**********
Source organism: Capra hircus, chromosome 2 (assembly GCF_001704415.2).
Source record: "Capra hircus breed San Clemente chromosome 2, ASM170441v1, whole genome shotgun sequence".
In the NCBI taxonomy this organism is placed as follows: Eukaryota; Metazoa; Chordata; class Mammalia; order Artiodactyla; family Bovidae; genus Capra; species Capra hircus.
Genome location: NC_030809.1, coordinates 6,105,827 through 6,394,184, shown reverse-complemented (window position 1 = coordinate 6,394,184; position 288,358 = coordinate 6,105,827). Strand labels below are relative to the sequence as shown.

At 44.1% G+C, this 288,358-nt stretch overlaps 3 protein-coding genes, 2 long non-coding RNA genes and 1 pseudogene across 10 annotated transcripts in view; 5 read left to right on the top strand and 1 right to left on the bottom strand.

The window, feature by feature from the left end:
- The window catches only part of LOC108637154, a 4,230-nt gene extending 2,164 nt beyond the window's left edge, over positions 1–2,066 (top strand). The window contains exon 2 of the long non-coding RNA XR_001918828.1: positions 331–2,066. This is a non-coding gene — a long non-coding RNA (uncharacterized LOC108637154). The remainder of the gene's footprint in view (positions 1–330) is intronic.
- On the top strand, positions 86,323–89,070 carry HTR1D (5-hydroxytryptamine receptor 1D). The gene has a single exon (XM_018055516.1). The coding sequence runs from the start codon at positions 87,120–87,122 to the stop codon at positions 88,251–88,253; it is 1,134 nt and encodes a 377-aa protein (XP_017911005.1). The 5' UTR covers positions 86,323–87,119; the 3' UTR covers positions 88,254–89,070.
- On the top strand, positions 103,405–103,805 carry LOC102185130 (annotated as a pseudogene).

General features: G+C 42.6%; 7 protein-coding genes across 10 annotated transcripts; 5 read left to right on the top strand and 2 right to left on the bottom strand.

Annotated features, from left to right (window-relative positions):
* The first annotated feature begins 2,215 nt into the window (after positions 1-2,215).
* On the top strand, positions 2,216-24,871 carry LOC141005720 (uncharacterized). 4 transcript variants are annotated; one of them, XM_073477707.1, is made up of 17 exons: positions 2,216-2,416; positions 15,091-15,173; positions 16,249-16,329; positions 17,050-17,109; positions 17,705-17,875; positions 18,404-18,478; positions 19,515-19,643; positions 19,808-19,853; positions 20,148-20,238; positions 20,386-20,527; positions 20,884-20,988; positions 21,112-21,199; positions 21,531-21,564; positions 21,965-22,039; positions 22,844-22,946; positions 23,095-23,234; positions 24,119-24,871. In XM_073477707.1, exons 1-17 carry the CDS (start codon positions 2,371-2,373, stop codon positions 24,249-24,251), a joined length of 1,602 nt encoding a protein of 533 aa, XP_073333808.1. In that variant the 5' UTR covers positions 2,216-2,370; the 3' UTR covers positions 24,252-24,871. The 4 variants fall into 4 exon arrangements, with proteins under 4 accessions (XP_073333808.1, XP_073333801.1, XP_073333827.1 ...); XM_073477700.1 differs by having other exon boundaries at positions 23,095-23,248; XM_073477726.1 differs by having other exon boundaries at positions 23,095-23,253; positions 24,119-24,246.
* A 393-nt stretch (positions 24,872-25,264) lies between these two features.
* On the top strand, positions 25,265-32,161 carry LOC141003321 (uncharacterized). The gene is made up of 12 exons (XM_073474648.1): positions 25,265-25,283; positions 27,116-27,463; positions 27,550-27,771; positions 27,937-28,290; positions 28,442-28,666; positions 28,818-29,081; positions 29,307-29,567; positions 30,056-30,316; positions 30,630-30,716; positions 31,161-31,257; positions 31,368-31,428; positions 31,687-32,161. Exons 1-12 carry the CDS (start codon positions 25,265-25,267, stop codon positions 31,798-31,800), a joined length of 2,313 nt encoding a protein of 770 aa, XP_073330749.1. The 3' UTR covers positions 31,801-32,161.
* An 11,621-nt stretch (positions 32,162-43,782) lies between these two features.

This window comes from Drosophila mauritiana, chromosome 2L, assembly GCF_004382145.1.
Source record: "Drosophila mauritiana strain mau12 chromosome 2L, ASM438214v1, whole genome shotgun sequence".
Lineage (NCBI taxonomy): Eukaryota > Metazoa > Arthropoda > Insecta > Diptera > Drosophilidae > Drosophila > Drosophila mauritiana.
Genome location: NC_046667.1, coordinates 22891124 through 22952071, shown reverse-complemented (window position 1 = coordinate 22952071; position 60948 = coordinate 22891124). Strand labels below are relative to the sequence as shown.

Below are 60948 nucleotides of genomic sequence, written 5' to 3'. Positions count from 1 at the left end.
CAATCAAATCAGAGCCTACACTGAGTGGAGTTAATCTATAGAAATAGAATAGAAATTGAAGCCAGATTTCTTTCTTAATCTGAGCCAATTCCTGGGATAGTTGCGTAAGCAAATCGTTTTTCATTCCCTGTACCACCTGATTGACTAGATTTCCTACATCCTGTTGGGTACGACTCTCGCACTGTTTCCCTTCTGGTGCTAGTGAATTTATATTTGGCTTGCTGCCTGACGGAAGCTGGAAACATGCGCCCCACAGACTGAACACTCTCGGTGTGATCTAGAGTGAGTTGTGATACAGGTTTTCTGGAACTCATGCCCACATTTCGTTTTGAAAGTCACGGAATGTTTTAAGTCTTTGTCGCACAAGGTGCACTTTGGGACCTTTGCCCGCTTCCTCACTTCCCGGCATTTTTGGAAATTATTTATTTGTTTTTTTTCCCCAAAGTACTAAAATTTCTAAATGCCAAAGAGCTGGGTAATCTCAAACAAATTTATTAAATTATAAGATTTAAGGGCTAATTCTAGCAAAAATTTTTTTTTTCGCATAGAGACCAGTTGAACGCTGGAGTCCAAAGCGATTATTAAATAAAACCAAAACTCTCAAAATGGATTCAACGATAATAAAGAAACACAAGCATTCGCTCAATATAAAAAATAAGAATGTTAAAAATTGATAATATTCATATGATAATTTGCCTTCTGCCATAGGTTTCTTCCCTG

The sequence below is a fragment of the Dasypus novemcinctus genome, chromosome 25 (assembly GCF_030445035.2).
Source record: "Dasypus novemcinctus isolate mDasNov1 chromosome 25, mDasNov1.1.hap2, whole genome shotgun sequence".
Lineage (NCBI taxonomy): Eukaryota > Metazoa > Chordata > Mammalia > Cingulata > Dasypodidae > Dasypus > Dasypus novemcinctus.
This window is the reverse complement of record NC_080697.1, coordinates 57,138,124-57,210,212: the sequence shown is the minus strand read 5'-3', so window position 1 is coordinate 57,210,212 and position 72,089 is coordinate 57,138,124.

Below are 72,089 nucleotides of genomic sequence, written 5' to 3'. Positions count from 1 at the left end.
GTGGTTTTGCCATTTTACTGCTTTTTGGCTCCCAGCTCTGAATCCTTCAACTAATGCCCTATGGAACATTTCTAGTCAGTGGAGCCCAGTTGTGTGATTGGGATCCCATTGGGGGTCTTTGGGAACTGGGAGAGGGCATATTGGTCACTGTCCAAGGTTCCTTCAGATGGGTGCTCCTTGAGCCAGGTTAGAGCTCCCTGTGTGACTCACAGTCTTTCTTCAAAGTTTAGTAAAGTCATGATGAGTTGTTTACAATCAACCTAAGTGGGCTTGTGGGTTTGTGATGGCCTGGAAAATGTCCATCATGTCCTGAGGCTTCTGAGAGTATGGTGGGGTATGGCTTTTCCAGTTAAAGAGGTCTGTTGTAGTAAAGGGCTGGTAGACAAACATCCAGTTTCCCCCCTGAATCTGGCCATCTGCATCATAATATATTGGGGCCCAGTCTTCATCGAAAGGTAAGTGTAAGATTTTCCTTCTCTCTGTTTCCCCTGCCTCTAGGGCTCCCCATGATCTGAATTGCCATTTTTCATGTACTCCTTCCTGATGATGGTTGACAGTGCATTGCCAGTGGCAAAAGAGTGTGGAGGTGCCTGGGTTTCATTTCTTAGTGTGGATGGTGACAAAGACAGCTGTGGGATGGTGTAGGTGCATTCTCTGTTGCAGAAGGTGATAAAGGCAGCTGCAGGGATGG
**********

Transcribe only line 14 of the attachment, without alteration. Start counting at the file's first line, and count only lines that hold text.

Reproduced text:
* A 393-nt stretch (positions 24,872-25,264) lies between these two features.